Conduct & Ethics

The Whistleblowing Dilemma

Are whistleblowers now appreciated for contributing to good corporate governance or are they still viewed as disloyal informers? Let's weigh the pros and cons of reporting on wrongdoings.

Friday, May 3, 2019

By John Thackeray

To be or not to be a whistleblower?

Forget money laundering, tax evasion and ransomware. Do something legal and rewarding, become a whistleblower, and you could receive millions, all tax free. The must-haves for this role include a good attorney, a record of the wrongdoing and a high‐profile company.

John Thackeray

If these criteria are in place, regulators will seemingly do the work and bring the perpetrators to justice. With right on your side and the moral high ground, the rewards - both monetary and non-monetary - can potentially be fantastic. But you might have to spend the money in anonymity, as you will be regarded as a pariah in some circles.

How many people would, say, use a company hotline to expose nefarious conduct, knowing that they could face the wrath of senior management? Why, moreover, do there seem to be relatively few internal incentive schemes to screen out egregious conduct?

Whistleblowing exposes and shines light on wrongdoing and bad culture. So, it should be an essential component of good corporate governance that needs to be embraced, from the top of an organization down.

The reality, however, is that many firms are aware of illegal and/or unethical conduct but are willing to overlook it in the name of profit. At such firms, turning a blind eye to certain wrongdoings is seen as part of the cost of doing business; at others, whistleblowing is seen as a kind of necessary evil.

All Regulators are Not Equal

The European Parliament recently passed landmark legislation aimed at encouraging reports of wrongdoing. The new law shields whistleblowers from retaliation and creates “safe channels” that will allow them to report breaches (both within an organization and to public authorities), without fear of dismissal or demotion.

Regulators, fortunately, have programs designed to capture wrongdoings and can share the proceeds - a win‐win for both parties. But not all programs are equal and not all regulators have teeth.

The UK's FCA, for example, has recently been criticized in the media for spending more on its CEO's salary than on all of its staff (seven employees) dedicated to whistleblowing investigations in 2018.

Obviously, it's important to choose a regulator that has both the necessary resources and a track record for vigorously pursuing whistleblowing investigations.

High‐Profile Leaks

  • LuxLeaks: Whistleblowers working for PricewaterhouseCoopers leaked documents exposing favorable tax arrangements offered by Luxembourg to some of the world's biggest companies.
  • Paradise Papers: Millions of financial documents were leaked, detailing offshore tax‐avoidance schemes. The papers revealed details about how the ultra‐wealthy secretly invest cash in offshore tax havens.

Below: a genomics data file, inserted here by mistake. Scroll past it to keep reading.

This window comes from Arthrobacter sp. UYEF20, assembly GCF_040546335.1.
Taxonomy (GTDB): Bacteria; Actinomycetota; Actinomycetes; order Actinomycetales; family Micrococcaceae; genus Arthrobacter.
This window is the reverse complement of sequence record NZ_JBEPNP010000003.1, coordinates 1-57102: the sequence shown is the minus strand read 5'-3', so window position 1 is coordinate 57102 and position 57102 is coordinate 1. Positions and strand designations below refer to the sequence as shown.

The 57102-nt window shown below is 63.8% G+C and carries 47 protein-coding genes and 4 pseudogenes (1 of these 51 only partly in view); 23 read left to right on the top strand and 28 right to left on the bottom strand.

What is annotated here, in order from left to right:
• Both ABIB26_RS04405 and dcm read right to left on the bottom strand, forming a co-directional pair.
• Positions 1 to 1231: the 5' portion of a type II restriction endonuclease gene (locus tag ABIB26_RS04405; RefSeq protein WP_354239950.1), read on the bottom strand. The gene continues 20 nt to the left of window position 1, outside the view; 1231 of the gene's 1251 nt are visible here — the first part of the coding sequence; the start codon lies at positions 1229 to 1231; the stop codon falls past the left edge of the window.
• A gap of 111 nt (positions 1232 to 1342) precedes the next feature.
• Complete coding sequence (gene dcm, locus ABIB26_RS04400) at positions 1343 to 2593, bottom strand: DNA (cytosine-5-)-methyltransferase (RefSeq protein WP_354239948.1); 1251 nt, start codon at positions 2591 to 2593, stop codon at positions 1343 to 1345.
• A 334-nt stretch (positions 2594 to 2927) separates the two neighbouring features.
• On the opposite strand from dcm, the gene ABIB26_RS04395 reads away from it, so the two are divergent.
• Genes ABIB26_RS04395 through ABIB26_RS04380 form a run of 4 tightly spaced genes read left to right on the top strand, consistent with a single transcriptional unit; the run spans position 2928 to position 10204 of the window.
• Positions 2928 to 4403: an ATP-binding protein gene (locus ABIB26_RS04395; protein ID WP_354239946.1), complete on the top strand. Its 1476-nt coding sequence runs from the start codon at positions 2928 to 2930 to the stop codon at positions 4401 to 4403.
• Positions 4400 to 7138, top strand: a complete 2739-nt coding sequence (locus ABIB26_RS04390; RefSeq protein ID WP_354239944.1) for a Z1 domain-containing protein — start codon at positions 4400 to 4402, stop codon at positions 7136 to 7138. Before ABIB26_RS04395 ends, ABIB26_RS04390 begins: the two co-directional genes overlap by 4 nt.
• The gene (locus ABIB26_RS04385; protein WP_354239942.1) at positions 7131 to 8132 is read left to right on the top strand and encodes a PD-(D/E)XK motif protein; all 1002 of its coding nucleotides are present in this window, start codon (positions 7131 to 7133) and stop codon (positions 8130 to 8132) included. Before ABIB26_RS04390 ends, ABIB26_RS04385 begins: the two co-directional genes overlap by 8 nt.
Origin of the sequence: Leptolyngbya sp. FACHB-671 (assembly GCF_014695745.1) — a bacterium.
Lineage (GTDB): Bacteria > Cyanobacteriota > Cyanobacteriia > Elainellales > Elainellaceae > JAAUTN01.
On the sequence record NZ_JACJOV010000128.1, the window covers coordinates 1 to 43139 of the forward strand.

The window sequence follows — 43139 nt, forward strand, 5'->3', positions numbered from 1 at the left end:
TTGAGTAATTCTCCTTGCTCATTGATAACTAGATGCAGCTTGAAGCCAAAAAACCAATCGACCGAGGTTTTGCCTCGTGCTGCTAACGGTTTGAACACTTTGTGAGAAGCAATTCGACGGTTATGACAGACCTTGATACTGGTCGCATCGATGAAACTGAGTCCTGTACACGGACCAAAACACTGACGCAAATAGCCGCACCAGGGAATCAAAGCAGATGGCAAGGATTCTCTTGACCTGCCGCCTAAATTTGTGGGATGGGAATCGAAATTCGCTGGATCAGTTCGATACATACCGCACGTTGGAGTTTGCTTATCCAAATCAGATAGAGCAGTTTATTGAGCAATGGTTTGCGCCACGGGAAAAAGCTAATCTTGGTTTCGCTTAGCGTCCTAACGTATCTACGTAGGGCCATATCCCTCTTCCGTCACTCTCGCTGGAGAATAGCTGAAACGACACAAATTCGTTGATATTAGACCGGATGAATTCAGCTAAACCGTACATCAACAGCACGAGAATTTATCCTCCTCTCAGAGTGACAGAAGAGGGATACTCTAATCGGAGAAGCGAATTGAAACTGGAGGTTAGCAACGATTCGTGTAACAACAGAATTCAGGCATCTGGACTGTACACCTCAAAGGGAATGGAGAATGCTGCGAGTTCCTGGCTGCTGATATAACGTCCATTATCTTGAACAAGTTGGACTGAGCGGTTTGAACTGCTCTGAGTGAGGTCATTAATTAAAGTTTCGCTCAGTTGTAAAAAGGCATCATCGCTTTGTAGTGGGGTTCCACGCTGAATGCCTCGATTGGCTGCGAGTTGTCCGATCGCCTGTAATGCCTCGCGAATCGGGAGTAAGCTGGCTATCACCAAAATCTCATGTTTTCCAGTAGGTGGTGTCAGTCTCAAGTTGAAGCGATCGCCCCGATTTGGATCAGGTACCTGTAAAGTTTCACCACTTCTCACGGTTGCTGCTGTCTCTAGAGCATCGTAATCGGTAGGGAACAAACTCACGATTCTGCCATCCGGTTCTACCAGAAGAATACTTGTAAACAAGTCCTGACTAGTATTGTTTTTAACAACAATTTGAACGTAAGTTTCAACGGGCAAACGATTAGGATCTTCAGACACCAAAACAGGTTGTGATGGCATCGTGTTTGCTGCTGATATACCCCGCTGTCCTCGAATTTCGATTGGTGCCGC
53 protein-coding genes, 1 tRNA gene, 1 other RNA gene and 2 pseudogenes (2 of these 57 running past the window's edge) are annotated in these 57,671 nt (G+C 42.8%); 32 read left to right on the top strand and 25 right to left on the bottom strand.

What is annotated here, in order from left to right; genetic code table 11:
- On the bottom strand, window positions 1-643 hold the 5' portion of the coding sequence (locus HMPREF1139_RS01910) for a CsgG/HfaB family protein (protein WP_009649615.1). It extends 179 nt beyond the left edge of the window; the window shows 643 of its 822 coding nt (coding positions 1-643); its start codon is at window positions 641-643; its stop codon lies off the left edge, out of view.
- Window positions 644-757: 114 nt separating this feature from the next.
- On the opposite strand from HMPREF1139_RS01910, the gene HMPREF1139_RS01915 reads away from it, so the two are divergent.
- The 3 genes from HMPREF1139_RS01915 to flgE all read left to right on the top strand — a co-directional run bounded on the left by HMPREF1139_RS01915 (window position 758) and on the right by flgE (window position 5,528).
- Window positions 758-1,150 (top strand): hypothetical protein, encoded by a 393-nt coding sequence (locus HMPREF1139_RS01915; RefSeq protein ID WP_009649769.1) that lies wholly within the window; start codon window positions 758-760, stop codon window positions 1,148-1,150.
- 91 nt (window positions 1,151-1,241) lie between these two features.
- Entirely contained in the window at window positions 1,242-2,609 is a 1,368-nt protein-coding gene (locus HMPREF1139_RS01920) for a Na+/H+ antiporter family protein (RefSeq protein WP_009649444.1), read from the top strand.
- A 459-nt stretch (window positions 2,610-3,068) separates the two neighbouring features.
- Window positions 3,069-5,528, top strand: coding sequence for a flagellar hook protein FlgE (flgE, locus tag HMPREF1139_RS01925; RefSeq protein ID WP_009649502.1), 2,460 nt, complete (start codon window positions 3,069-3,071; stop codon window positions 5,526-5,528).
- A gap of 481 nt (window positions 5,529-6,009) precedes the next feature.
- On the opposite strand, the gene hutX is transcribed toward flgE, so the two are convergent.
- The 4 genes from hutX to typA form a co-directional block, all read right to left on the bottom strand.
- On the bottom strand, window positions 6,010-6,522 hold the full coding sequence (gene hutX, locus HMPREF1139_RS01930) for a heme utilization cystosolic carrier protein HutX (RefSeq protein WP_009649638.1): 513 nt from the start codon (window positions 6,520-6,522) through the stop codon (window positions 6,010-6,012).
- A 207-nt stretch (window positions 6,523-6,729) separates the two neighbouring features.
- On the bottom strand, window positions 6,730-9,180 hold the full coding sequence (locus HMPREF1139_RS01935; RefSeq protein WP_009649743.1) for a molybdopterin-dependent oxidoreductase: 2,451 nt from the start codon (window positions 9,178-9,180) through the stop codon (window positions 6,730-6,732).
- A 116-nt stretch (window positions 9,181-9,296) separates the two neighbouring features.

• Cambridge Analytica: The British data analytics company was accused of harvesting the personal data of millions of Facebook userswithout their consent.
  • Panama Papers: About 11 million confidential documents were leaked from a Panamanian law firm, showing how it helped clients to launder money, dodge sanctions and evade tax.

Target‐Rich Environment

In 2018, the SEC's whistleblower program received a record 5,282 tips - an 18% increase from a year earlier. What's more, the agency's own internal data shows that tips have nearly doubled since 2012.

Indeed, in the US, many firms have been taken to task for their risk culture (or lack thereof), and whistleblowing can therefore be quite lucrative.

The SEC, for example, recently paid two whistleblowers a total of $50 million for their participation in a corporate wrongdoing case the agency brought against JPMorgan Chase. The bank agreed to pay $307 million (tax‐free money) to settle the case, so the SEC and the whistleblowers were both well-compensated for the investigation.

The increase in tips has put the onus on whistleblowers and their attorneys to present better evidence of their claims at the outset. Given their limited resources, regulators typically investigate only the most robust and potentially profitable cases.

Parting Thoughts

Today, it does not seem like there is much cooperation between global regulators on whistleblowing. But if regulators communicated with each other more frequently and were willing to share the rewards from investigations, the fines they would collect alone would probably pay for their organizational budgets for corporate malfeasance cases.

Undoubtedly, there is still a stigma attached to whistleblowing. But more and more financial institutions now see it as a key component of good corporate governance - and employees who report wrongdoings are not only taking an ethical stand but also, in some cases, reaping significant financial rewards.

John Thackeray is the founder and CEO of Risk Smart Inc. Over his long career, he has held many risk positions, including CRO posts where he interacted and engaged with US and European regulators. He frequently contributes articles on his risk insights to the Financial Executives Networking Group (FENG).

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